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In Honor of Women’s History Month We Recognize Prominent Women in the History of Psychology

Beginning in 1911, Women’s History Month marks a special month on the calendar where women of all positions are celebrated for their social, economic, cultural, and political achievements. Although dominated by a majority of males, psychology is a field where women have taken initiatives and make major contributions from the Myers Briggs Type Indicator test by Katherine Cook Briggs and her daughter Isabel Briggs Myers to impacts on racism and the development of various schools of thought.


As parent and child, Katherine Briggs and Isabel Briggs are a duo that changed the field of psychology forever. It all started when Katherine Briggs read Carl Jung’s personality theory. She reconceptualized this theory to address work and social roles, and developed a measure to categorize it. She named this measure the MBTI test, or the Myers-Briggs Type Indicator Test. Developed in 1943, the MBTI has become a popular and widely used measure in the field of psychology, education and work.  The test is widely used to help determine the preference of individuals across four dichotomies for how they think, perceive or experience their work:  Extroverted (E) or Introverted (I), Sensing (S) or Intuitive (N), Feeling (F) or Thinking (T) and Perceiving or Judging.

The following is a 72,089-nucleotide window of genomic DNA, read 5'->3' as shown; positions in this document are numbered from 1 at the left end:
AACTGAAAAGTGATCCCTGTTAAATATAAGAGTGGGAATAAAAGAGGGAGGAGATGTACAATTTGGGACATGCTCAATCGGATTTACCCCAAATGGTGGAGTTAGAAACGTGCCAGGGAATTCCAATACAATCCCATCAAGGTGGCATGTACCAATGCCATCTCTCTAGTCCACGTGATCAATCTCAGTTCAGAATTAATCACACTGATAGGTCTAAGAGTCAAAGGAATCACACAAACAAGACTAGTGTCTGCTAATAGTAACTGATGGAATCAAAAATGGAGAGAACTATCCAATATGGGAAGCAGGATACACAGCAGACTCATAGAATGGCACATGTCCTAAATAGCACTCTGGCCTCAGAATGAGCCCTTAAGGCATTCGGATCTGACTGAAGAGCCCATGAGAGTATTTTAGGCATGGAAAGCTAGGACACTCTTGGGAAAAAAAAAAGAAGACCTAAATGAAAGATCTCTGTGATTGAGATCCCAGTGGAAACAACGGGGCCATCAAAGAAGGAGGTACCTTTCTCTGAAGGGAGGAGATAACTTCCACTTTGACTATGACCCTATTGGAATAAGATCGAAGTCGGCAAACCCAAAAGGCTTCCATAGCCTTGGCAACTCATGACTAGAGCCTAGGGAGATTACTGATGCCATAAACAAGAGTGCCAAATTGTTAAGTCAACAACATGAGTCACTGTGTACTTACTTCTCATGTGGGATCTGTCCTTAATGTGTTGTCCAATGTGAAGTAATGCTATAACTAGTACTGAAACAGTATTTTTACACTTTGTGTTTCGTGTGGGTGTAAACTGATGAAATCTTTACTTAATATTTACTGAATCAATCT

Karen Horney was a female psychologist who was born in 1883 and lived till 1952. Her influence was dominant in the Freudian era, instead of just being one of Freud’s followers she actively opposed and questioned his ideas. One of Sigmund Freud’s beliefs was the presence of an inherent difference between males and females; according to him, women question their sexuality and desires to be males. This idea was not taken by Horney (as were many of his beliefs), and as a result she was classified as a neo-Freudian. Supported by many others who did not agree with Freud, Horney didn’t believe a person’s sex and aggression were core for determining personality. As one of the founders of the feminist psychologist movement, Karen Horney voiced her opinions, and helped create a movement with emphasis on woman’s rights.


Inez Beverly Prosser was not only a female psychologist during the 1900s, but she was also the first black female psychologist. Born on December 30, 1897, her success came as a surprise, she was raised with 10 siblings and was educated in segregated classes. Inez Beverly Prosser studied behavioral psychology with an emphasis on the psychological effects of racism. With her research, she found that during this unfair time period, black students were functioning better in segregated schools because of less external judgement from the other students. She was the first African-American female to receive a Ph.D in psychology, an accomplishment that earns acknowledgement and respect from society. She accomplished several things in her lifetime, including, the publishing of her dissertation, The Non-Academic Development of Negro Children in Mixed and Segregated Schools; becoming a teacher and professor, while raising enough money through funds to send five of her siblings to college. However her greatest accomplishment is believed to have been her assistance in the Brown vs Board of Education of 1954, where her voice helped convince people that changing the prejudicial attitudes of white teachers and students will offer a better and more positive experience for black students.


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2078 Teron Trace #326 | Phone: 678-205-0838
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